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Wayne State University study of heroin users to examine links between stress, drug use

A Wayne State University researcher is using a three-year, $1.55 million grant from the National Institute on Drug Abuse of the National Institutes of Health to learn more about the links between stress and drug use by applying behavioral economics.

Mark Greenwald, Ph.D., professor of psychiatry and behavioral neurosciences in the School of Medicine and director of the Substance Abuse Research Division, will study a group of heroin users to see how pharmacologically induced stress affects their decisions to seek money or drugs when given the choice. Over the next three years, 30 participants will be selected from more than 100 heroin-addicted volunteers who currently are not being treated; then, they will undergo extensive screening.

"The application of this research is potentially much more far reaching than heroin abuse or even substance abuse," Greenwald said, adding that it also could affect treatment for other addictive disorders or obesity.

While medications exist to treat drug addiction, alcohol abuse and cigarette smoking, he said, they don't directly tackle stress, which is the focus of his study and one of the key precipitators of drug use and relapse.

"In biological terms, stress means pushing the organism beyond its normal homeostatic limits so that it's forced to adapt to a more challenging situation, and that produces both biological and behavioral effects," Greenwald said. "Those are things we're capable of measuring in a controlled, experimental human laboratory setting."

Study participants will be given different oral doses of yohimbine, which has been shown to increase drug-seeking behavior, and different oral doses of hydrocortisone, another stress inducer. During the inpatient study period, participants will be stabilized on buprenorphrine, a medication known to mitigate heroin withdrawal symptoms.

During multiple three-hour sessions, each participant will be presented with 12 opportunities to work on a computer task for money or the drug Dilaudid, an opioid painkiller whose effects are similar to that of heroin. With each choice they make, however, the response cost the "price" of earning money or the drug exponentially increases. Before the work sessions, they will receive placebo, yohimbine alone, hydrocortisone alone, or the combination of yohimbine and hydrocortisone, in random order. During each session participants will be given the chance to work for money, drugs or a mixture of both, or they may choose not to work at all.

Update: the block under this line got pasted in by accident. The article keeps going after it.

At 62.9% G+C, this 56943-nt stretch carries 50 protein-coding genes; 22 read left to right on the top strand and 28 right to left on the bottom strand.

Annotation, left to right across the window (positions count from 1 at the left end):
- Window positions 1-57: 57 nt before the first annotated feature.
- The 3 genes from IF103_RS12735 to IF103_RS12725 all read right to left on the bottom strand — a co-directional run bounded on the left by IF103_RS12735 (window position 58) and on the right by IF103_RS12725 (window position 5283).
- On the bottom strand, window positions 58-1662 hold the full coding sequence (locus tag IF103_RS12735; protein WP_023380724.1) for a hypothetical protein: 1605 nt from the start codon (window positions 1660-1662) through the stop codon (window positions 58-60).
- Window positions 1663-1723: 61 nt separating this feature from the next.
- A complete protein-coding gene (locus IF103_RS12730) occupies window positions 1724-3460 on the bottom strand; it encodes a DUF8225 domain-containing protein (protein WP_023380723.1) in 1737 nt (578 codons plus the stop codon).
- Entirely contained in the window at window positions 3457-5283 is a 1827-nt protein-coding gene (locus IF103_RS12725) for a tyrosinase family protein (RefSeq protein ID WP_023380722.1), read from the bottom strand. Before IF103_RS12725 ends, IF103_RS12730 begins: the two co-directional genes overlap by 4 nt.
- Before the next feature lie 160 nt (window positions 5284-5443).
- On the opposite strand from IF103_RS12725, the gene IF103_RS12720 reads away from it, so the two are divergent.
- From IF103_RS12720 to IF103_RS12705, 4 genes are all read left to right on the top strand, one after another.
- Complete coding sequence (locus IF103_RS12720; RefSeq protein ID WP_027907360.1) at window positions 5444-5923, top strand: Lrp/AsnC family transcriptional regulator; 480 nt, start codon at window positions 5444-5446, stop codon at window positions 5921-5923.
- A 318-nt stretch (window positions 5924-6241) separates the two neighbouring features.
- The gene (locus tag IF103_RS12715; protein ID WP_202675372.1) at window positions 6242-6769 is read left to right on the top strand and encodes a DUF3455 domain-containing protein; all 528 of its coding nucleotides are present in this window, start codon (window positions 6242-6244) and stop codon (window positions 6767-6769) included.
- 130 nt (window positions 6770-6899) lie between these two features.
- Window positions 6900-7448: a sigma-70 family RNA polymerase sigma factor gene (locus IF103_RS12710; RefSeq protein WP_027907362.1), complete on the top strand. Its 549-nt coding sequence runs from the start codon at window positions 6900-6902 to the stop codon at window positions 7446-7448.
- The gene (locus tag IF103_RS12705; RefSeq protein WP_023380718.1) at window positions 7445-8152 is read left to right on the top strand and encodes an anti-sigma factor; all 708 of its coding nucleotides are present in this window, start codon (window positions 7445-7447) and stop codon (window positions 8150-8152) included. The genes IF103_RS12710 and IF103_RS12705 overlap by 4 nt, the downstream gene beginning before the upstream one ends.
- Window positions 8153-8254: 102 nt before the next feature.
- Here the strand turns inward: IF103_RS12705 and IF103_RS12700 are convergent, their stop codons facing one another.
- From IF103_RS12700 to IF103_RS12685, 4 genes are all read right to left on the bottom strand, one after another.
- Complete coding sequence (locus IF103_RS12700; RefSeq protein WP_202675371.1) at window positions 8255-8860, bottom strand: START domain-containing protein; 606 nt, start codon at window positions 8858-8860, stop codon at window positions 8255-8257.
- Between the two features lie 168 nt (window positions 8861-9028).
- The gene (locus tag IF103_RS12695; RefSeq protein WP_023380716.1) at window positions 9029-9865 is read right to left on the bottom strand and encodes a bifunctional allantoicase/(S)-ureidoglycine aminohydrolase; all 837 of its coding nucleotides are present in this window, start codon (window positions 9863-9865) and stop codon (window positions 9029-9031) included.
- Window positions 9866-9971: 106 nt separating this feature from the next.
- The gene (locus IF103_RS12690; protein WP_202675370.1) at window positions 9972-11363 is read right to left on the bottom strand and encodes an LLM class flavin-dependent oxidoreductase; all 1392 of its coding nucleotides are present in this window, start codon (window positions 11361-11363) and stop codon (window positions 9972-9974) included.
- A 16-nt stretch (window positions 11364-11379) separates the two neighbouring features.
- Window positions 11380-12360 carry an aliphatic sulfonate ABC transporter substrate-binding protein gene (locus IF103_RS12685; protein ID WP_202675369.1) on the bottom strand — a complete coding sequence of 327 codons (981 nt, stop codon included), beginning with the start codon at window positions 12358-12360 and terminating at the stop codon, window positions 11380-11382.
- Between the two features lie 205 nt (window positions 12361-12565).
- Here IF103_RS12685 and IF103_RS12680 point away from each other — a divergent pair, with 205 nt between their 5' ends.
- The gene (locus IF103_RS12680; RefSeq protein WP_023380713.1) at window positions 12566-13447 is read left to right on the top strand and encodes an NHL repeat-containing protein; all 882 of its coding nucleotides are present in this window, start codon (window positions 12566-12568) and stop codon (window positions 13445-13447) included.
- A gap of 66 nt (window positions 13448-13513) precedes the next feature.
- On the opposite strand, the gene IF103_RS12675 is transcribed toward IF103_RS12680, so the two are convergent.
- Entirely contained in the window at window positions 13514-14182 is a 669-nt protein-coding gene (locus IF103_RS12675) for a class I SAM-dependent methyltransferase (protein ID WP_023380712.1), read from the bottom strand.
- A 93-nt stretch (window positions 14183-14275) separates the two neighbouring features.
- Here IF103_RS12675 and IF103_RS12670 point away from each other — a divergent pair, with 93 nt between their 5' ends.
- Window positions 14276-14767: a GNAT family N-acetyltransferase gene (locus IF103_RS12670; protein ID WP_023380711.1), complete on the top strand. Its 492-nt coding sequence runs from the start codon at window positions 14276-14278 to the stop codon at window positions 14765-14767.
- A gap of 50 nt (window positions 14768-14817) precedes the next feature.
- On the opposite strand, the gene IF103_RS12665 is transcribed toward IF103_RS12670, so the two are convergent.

Researchers then will record how varying the levels of stressors or withholding them affects drug-seeking behavior. Greenwald predicts that higher stress levels will result in more drug seeking. He said that actually measuring those levels is a chance to develop a deeper appreciation for the mechanisms by which stress increases drug use. For instance, the behavioral economic approach will be used to examine whether stressors increase drug seeking regardless of drug price, or only when drug price is high.

Researchers will track some biological reactions and note participants' self-reported mood changes. Learning and memory functions known to be sensitive to emotion-inducing situations also will be measured.

In an experimental setting, Greenwald said, money has been shown to be a good generalized alternative to drugs, and that combining non-drug incentives with anti-stressor medication could be used to drive down drug demand. He believes his study will have broad importance because it will enable better understanding of how stress might increase drug use of all types, and perhaps at different phases of the addiction cycle.

That understanding could lead to more individually tailored treatments that combine anti-stress medications, other medications and behavior therapies, Greenwald said, adding that combining therapies works better than using them in isolation. Treatment in many cases can be a better alternative to the incarceration that many substance abusers now face.

"There's good reason to think that more cost-effective use of resources than just across-the-board incarceration can tip the balance in favor of treatment," he said. "Our hope is that in the long run it will be a great benefit to all substance abusers and society in general, given that stress is something that can lead to the initiation of drug use. Hopefully that will help society by bringing down the costs of dealing with substance abuse so we can allocate our resources elsewhere."

Contact: Julie O'Connor
Wayne State University - Office of the Vice President for Research

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